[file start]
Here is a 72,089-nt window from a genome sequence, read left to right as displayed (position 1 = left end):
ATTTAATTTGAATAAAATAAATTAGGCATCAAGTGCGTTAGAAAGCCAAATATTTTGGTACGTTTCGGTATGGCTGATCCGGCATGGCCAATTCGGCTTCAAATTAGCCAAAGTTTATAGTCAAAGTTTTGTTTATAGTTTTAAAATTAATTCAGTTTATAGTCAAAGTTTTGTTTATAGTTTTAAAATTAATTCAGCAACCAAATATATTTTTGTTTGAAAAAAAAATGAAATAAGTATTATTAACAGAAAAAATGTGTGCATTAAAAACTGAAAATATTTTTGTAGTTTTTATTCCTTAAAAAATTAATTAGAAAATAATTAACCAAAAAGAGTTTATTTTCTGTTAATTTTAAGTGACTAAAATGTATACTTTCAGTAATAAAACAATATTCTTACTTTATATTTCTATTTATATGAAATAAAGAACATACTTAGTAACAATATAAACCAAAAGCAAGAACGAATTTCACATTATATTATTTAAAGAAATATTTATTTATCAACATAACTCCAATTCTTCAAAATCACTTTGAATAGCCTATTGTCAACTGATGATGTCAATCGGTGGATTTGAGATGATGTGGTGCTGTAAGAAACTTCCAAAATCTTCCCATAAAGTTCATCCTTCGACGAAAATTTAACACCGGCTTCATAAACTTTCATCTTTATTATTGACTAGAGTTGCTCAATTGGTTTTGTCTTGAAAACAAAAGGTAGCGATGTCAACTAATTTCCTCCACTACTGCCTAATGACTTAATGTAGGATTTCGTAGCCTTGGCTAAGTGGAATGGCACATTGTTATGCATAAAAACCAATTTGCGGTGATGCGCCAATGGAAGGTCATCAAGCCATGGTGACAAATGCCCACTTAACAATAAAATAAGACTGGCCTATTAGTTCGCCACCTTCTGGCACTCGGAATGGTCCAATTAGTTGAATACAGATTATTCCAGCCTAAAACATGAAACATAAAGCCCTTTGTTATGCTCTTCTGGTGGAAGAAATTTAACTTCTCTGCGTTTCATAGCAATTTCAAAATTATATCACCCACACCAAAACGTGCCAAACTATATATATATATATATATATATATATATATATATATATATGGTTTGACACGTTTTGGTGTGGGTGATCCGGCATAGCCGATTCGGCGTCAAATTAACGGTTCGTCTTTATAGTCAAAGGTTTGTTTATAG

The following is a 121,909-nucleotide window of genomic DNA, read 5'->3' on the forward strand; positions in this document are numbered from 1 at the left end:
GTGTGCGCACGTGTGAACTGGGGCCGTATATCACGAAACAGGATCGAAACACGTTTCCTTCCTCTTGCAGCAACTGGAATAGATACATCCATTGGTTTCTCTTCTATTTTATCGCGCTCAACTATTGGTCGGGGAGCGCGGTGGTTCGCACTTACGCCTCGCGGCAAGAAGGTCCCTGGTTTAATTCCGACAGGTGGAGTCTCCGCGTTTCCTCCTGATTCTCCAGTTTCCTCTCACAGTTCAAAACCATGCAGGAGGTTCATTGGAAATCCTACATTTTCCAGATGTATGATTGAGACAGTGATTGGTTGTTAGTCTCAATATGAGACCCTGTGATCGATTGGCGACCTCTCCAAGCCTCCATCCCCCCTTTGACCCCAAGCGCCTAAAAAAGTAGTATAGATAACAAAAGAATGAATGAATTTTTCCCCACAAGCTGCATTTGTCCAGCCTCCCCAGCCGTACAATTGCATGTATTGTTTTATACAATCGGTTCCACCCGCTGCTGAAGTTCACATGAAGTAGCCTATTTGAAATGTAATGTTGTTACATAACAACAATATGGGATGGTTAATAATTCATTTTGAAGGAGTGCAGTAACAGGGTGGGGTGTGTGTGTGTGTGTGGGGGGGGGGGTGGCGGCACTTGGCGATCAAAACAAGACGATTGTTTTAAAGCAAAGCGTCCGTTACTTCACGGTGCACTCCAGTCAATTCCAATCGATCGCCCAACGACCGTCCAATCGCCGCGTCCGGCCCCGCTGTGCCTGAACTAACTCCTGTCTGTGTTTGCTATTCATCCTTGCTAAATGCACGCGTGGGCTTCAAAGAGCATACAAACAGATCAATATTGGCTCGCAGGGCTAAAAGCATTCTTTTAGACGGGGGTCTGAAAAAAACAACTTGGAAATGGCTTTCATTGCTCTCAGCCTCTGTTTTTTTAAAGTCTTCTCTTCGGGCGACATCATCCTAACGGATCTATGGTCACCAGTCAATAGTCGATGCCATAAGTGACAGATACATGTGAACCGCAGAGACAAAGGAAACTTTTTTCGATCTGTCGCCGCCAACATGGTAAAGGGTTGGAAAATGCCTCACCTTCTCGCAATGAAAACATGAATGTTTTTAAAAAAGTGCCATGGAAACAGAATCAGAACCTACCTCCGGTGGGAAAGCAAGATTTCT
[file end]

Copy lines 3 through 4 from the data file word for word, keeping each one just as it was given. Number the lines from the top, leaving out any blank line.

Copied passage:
The following is a 121,909-nucleotide window of genomic DNA, read 5'->3' on the forward strand; positions in this document are numbered from 1 at the left end:
GTGTGCGCACGTGTGAACTGGGGCCGTATATCACGAAACAGGATCGAAACACGTTTCCTTCCTCTTGCAGCAACTGGAATAGATACATCCATTGGTTTCTCTTCTATTTTATCGCGCTCAACTATTGGTCGGGGAGCGCGGTGGTTCGCACTTACGCCTCGCGGCAAGAAGGTCCCTGGTTTAATTCCGACAGGTGGAGTCTCCGCGTTTCCTCCTGATTCTCCAGTTTCCTCTCACAGTTCAAAACCATGCAGGAGGTTCATTGGAAATCCTACATTTTCCAGATGTATGATTGAGACAGTGATTGGTTGTTAGTCTCAATATGAGACCCTGTGATCGATTGGCGACCTCTCCAAGCCTCCATCCCCCCTTTGACCCCAAGCGCCTAAAAAAGTAGTATAGATAACAAAAGAATGAATGAATTTTTCCCCACAAGCTGCATTTGTCCAGCCTCCCCAGCCGTACAATTGCATGTATTGTTTTATACAATCGGTTCCACCCGCTGCTGAAGTTCACATGAAGTAGCCTATTTGAAATGTAATGTTGTTACATAACAACAATATGGGATGGTTAATAATTCATTTTGAAGGAGTGCAGTAACAGGGTGGGGTGTGTGTGTGTGTGTGGGGGGGGGGGTGGCGGCACTTGGCGATCAAAACAAGACGATTGTTTTAAAGCAAAGCGTCCGTTACTTCACGGTGCACTCCAGTCAATTCCAATCGATCGCCCAACGACCGTCCAATCGCCGCGTCCGGCCCCGCTGTGCCTGAACTAACTCCTGTCTGTGTTTGCTATTCATCCTTGCTAAATGCACGCGTGGGCTTCAAAGAGCATACAAACAGATCAATATTGGCTCGCAGGGCTAAAAGCATTCTTTTAGACGGGGGTCTGAAAAAAACAACTTGGAAATGGCTTTCATTGCTCTCAGCCTCTGTTTTTTTAAAGTCTTCTCTTCGGGCGACATCATCCTAACGGATCTATGGTCACCAGTCAATAGTCGATGCCATAAGTGACAGATACATGTGAACCGCAGAGACAAAGGAAACTTTTTTCGATCTGTCGCCGCCAACATGGTAAAGGGTTGGAAAATGCCTCACCTTCTCGCAATGAAAACATGAATGTTTTTAAAAAAGTGCCATGGAAACAGAATCAGAACCTACCTCCGGTGGGAAAGCAAGATTTCT